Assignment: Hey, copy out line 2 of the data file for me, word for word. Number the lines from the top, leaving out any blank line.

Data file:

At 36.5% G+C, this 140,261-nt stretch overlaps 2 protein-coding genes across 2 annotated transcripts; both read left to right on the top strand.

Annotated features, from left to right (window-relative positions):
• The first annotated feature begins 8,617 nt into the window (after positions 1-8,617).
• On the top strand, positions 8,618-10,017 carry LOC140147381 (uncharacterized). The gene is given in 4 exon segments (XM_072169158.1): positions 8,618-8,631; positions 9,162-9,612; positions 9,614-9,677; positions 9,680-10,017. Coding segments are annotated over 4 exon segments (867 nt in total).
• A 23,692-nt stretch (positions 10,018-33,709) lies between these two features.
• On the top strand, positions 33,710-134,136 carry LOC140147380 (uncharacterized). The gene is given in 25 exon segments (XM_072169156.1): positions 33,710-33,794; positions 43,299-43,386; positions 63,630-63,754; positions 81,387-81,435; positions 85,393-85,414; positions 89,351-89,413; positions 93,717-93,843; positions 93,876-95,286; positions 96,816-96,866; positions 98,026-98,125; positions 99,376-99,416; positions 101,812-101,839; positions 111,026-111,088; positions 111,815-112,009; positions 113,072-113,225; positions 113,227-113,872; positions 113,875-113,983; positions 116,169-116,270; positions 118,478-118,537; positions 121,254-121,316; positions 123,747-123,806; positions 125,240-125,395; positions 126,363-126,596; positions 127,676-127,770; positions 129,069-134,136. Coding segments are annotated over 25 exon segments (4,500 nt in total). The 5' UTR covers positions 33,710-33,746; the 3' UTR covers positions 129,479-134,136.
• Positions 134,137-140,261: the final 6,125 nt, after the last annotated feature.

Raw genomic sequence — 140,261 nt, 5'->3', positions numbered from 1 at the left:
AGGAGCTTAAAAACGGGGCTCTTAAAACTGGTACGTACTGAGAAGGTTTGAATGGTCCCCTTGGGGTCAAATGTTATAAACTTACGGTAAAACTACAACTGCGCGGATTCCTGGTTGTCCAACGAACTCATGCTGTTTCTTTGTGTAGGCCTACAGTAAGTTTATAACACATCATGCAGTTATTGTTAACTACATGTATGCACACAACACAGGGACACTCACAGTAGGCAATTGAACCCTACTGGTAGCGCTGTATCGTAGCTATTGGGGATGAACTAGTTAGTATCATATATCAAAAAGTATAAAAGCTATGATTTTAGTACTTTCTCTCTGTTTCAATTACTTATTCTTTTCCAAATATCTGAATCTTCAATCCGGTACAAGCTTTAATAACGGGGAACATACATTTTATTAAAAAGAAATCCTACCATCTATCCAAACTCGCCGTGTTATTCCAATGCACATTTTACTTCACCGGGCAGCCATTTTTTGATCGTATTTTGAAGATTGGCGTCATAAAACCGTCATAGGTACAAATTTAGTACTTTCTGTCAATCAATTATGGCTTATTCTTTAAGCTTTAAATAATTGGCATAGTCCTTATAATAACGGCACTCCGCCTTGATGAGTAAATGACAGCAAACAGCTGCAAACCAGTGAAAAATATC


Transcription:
Annotated features, from left to right (window-relative positions):